Your Gangsta Grillz mixtape just dropped for free download and it’s showing what you can do to a wide audience. Are you happy with how it’s doing so far?
Yeah. It’s doing a few things for me. The main thing that it’s doing is it’s getting my buzz more up. It’s getting the Terrace Martin awareness up. It’s also showing that you can do real music and still have a ball with it. You don’t have to follow no types of trends. You can be yourself. It’s also showing the buzz of a few new artists on there and it’s showing the reinvention and rebirth of a few artists that we know already. It’s showing the younger cats and the older cats. It’s following the each one, teach one format. It’s a whole sound and there is no age in music. It’s something new and it’s free so everybody can get the shit! (laughs)
Fans have known about you for a while but you’ve never been in the spotlight like that yet. Does this mixtape show fans the whole scope of your talents?
I think this is the project that shows it the most so far. I think it is so far. I mean, I’m still so much a fan and a student of the music, man, that it’s like I don’t even know if I’ll ever reach my peak. Music is such a weird thing. You never master it. I’ll just say that it’s a good expression for this point in time right now.
How important was it for you to have established legends like Snoop Dogg on the mixtape along with up-and-coming artists like Problem, who hasn’t gotten his break yet?
For one, it was very important because I’m from a few generations down from Snoop, Quik and Kurupt and I kind of feel like my generation, I think we lost the respect for these cats and I say “we” as a whole, not me and my guys, because I feel like we lost some type of respect and I’m always reading these blogs and the blogs always feel like guys like Snoop, Kurupt and Quik are washed up. They’re just being disrespectful and I felt like it was my responsibility not only as their little homeboy but as a fan to do this because there wouldn’t be a lot of stuff out now without guys like Daz and Soopafly and Dre and everyone. It wouldn’t have the meaning it has now. There would be no Terrace Martin’s, Glasses Malone’s, Bishop Lamont’s and the Problem’s.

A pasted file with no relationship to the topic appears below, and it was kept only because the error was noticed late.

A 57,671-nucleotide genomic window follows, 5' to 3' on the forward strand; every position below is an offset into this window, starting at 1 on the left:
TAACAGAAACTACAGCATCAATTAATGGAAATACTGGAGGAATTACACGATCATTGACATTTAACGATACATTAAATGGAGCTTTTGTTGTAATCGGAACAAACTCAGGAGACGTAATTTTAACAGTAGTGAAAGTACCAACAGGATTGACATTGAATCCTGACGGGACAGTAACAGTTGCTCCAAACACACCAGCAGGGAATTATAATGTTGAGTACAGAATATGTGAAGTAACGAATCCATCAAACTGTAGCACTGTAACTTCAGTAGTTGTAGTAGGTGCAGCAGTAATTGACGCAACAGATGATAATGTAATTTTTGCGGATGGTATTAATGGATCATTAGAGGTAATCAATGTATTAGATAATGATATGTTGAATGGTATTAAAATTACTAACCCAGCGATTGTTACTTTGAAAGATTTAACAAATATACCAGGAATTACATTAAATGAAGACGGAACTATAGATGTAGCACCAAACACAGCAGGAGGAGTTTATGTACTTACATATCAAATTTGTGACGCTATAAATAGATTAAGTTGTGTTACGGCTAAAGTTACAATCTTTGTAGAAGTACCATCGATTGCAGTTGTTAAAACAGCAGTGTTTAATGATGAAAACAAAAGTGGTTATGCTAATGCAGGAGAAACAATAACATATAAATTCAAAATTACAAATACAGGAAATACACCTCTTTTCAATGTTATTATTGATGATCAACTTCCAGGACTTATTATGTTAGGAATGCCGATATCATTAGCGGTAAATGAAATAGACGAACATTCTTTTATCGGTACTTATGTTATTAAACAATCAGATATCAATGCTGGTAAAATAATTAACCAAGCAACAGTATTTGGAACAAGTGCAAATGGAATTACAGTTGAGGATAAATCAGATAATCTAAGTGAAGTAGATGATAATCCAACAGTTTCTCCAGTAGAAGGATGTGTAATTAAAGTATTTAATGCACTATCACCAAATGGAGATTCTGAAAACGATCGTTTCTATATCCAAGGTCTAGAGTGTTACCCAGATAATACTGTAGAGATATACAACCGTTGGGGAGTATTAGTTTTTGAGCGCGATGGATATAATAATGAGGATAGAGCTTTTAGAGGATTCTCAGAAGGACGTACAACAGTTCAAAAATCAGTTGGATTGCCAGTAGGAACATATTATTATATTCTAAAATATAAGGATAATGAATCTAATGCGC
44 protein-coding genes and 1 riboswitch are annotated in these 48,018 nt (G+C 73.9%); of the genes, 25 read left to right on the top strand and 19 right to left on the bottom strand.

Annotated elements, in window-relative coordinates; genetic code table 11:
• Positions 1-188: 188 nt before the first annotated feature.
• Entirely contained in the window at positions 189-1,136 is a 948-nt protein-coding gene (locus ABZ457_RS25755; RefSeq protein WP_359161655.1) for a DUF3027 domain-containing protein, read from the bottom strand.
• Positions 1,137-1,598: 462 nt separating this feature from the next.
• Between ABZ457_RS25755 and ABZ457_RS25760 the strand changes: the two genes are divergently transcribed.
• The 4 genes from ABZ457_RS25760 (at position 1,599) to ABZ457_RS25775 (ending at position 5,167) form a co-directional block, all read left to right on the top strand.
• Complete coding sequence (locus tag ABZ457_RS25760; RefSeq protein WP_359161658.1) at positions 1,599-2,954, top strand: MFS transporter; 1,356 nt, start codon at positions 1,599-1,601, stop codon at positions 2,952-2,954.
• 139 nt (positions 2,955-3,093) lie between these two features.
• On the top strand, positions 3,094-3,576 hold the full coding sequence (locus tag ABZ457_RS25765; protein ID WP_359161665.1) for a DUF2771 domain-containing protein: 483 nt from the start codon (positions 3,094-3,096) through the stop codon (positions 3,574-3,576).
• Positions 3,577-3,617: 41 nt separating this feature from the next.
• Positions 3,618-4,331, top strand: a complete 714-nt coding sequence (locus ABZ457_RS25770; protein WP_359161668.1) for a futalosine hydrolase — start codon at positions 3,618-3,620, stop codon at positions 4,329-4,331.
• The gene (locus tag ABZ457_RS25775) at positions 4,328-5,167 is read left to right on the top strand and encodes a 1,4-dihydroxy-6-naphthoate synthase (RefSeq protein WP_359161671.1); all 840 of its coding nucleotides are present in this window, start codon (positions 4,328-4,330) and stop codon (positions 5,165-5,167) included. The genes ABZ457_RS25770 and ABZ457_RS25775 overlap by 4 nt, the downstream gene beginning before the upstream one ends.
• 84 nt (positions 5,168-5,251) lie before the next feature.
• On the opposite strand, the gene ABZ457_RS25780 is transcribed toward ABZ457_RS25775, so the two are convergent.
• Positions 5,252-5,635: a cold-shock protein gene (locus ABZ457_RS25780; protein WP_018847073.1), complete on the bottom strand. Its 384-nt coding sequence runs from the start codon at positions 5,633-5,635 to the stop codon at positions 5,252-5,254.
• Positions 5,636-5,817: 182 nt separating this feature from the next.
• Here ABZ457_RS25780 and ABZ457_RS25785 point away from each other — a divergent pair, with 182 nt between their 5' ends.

When I hear cats being disrespectful to them, I want to remind them that it’s very important that we keep these cats close to us. It’s kind of like history. It’s like classic books. If you don’t study those books you won’t ever pass those tests and don’t ever think that you’ll be as great as your teacher because you won’t be. And keep in mind I didn’t say that, Miles Davis did. So don’t diss me, diss Miles! (laughs)
Why do you think these legends don’t get the respect they deserve today?
That’s such a tricky question. I’m going to try to answer it all the way around because on the East Coast they treat their vets a little differently than we do over here so I’m going to try to answer it as generally as possible. You know, I think, it’s just kind of like, when you have a kid or you have a hardheaded little kid and they grow up and they’re a little taller than their father, they want to test him. (laughs) I think my generation, they just got fucked up morals. They didn’t grow up going to church on Easter. I don’t know. It’s a weird thing because most of these little guys are wack in my generation because they didn’t study. You gotta study!
When your peers hit you up to work, what do you look for in them before you make a decision?